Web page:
There is a third way for filmmakers to work, and that is in Documentary.  A Documentary filmmaker is also an Educating filmmaker since he is making a film that documents something in the world.  A recent example is March of the Penguins and the various Nova programs.  Here, a good filmmaker relies on his prowess to tell his story.  While Nova's The Elegant Universe was superb at explaining String Theory, a documentary filmmaker shouldn't be at all perturbed but inspired by this kind of filmmaking.

But it's better off if the Documentary Filmmaker can check and recheck his sources when he writes his documentary.  Filmmakers who don't do this may find themselves in trouble.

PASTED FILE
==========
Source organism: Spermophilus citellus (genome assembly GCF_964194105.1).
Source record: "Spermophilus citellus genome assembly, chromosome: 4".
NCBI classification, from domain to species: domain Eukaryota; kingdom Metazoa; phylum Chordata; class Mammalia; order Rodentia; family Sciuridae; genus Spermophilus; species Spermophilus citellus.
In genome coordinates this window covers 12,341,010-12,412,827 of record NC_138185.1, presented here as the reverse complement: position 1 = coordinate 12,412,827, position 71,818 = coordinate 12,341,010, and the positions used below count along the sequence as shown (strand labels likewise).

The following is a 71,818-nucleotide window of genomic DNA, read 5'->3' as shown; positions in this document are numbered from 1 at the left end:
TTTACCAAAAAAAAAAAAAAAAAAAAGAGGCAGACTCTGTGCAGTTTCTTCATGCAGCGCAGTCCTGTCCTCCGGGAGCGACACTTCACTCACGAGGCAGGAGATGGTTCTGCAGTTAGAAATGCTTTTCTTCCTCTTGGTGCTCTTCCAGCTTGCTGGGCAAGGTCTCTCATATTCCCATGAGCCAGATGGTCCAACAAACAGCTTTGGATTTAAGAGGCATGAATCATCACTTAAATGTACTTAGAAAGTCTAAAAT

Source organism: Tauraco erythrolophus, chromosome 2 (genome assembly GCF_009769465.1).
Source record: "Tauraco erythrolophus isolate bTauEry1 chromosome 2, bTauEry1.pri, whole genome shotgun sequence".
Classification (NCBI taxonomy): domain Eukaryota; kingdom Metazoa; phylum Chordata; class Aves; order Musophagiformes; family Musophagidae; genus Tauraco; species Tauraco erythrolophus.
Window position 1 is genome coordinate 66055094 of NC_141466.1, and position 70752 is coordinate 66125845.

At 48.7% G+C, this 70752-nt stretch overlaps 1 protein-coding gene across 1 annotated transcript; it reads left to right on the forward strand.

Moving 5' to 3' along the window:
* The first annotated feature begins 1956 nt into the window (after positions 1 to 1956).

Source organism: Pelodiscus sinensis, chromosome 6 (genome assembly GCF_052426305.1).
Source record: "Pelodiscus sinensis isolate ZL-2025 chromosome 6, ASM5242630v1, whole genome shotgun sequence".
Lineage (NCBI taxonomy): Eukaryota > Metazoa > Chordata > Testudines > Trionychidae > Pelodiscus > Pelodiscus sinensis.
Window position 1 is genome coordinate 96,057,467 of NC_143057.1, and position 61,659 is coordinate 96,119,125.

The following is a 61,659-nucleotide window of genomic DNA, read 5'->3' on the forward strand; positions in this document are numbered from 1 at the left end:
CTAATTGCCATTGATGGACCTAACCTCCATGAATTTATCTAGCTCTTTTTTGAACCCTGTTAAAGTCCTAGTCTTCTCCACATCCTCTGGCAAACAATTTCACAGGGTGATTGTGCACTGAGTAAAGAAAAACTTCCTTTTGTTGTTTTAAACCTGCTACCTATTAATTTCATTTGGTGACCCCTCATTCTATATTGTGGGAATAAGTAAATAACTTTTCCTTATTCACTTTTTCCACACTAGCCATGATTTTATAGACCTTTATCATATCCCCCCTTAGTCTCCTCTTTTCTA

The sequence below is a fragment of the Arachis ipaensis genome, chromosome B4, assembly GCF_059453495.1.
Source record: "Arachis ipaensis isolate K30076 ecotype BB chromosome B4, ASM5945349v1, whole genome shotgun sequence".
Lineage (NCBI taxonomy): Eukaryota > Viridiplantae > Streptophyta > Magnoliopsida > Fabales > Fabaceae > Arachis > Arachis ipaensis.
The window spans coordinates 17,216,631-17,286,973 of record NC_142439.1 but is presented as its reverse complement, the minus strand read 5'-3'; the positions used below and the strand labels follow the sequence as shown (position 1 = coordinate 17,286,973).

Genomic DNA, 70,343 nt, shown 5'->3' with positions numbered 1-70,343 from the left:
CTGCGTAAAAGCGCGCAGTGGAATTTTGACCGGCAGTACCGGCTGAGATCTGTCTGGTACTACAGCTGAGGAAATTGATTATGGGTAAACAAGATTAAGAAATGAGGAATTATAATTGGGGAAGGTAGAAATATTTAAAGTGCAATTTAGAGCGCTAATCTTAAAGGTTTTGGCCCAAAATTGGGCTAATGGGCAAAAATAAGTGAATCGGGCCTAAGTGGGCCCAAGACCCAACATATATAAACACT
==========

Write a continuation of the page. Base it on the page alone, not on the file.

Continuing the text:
However, whether the filmmaker is a documentary filmmaker, or an entertainment filmmaker, or a moral filmmaker they are all at once storytellers.  They tell stories on film.  They are also responsible in anything they do.  A good film may entertain or inspire your watchers.  A bad film tanks.  A good film is enjoyed by all.  Some people may recognize it for what it is (the recent Sinbad animated film has D&D written all over it), others will simply enjoy it.  It's the duty of the filmmaker to bring truth to light: whether their film is excellent (Avatar, Star Trek), good (Night of the Museum), bad (Attack of the Killer Tomatoes, Ferngully), or utterly unspeakably terrible (Mars Needs Women).  A good filmmaker always strives for excellence.  A bad filmmaker is just wasting a hard drive and celluloid.